New Taipei voters confused by campaign poster featuring National Geographic logo

Li Wan-Yu's new campaign posters in Banqiao have drawn the attention of the National Geographic company

  3248
Li Wan-Yu's campaign posters in Banqiao, New Taipei (Image from Facebook)

Li Wan-Yu's campaign posters in Banqiao, New Taipei (Image from Facebook)

TAIPEI (Taiwan News) – In the well-established tradition of Taiwanese campaign posters as a source of humor in the country, a candidate in New Taipei has run afoul of the National Geographic company.

Running for city council in Banqiao district , Li Wan-Yu (李婉鈺) began displaying some new campaign posters recently, which curiously included the National Geographic logo in the upper left corner.

The National Geographic trademark also appeared along with another recognizable symbol, the olive leaf logo often used to indicate cinematic honors. These little details were no doubt included to give the candidate’s poster a bit of stylistic flair.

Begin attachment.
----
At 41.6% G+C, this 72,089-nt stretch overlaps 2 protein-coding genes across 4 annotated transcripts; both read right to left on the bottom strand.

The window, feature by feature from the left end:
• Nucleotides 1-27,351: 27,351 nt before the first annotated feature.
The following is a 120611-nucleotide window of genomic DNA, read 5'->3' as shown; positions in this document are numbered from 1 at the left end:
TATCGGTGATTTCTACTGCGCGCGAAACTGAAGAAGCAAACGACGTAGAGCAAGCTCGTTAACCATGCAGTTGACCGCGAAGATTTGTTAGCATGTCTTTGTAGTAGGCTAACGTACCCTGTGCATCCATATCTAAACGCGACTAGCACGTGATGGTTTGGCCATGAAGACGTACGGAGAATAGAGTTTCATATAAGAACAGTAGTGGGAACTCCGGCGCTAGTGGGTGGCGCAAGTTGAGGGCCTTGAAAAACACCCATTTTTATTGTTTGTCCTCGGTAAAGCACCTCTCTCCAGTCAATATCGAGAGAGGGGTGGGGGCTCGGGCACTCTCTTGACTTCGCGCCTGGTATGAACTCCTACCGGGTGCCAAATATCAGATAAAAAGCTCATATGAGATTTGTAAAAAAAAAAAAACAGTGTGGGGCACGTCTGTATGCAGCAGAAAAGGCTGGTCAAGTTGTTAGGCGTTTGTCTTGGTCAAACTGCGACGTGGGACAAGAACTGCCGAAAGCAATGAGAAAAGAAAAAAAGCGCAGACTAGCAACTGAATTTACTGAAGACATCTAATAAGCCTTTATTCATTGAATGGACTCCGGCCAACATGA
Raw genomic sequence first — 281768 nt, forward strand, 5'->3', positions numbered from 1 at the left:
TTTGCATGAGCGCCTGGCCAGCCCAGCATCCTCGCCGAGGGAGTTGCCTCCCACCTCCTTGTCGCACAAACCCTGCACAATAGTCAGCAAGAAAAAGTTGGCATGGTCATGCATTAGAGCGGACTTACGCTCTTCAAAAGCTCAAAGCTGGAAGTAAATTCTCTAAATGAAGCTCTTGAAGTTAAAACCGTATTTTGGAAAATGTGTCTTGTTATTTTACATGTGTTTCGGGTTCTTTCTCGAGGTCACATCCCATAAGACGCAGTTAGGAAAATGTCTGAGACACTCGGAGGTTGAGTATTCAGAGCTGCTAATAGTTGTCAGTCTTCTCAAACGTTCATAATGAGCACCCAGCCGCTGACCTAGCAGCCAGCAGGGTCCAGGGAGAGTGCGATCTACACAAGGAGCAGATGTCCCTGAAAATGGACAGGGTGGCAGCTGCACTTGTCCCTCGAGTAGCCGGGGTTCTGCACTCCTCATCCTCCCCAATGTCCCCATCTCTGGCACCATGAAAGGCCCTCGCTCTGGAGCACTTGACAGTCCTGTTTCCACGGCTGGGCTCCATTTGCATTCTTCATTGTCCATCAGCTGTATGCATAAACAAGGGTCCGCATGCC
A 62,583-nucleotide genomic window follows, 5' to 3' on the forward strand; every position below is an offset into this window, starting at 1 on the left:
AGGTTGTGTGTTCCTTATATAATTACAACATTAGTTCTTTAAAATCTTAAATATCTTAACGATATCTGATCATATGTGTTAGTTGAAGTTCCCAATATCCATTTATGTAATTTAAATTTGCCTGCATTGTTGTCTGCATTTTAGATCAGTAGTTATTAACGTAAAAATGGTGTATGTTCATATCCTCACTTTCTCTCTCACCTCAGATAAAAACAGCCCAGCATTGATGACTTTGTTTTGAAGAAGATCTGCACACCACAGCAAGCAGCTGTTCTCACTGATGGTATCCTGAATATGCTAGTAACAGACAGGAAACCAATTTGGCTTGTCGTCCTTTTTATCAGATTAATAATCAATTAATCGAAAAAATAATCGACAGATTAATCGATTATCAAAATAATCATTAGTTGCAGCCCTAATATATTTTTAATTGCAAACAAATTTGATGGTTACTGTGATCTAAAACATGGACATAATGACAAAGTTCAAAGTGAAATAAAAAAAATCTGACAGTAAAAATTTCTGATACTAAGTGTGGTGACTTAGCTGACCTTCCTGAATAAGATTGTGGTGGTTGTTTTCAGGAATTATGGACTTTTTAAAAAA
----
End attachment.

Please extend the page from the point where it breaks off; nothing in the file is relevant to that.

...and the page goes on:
However, in her haste to grab voters’ attention, Li apparently overlooked copyright law, and National Geographic quickly took notice. But not before some confused members of the public began to wonder if Li’s campaign had been officially endorsed by the company.

On Friday, Nov. 16 the National Geographic Magazine’s Mandarin language Facebook account posted a clear warning to Li, and disavowed any support for the candidate’s campaign.

The message reads:

National Geographic firmly declares that the company has no relationship with any candidate or campaign in this election. It has recently come to the company’s attention that a political candidate has displayed the National Geographic English trademark on campaign documents without the company’s consent. National Geographic has contacted the candidate to request the immediate removal of the aforementioned materials, and the company's legal department is seeking redress via legal channels.

Li’s campaign office has yet to respond to the message, as of Saturday morning, Nov. 17, reports ETTtoday.


(Image from Facebook)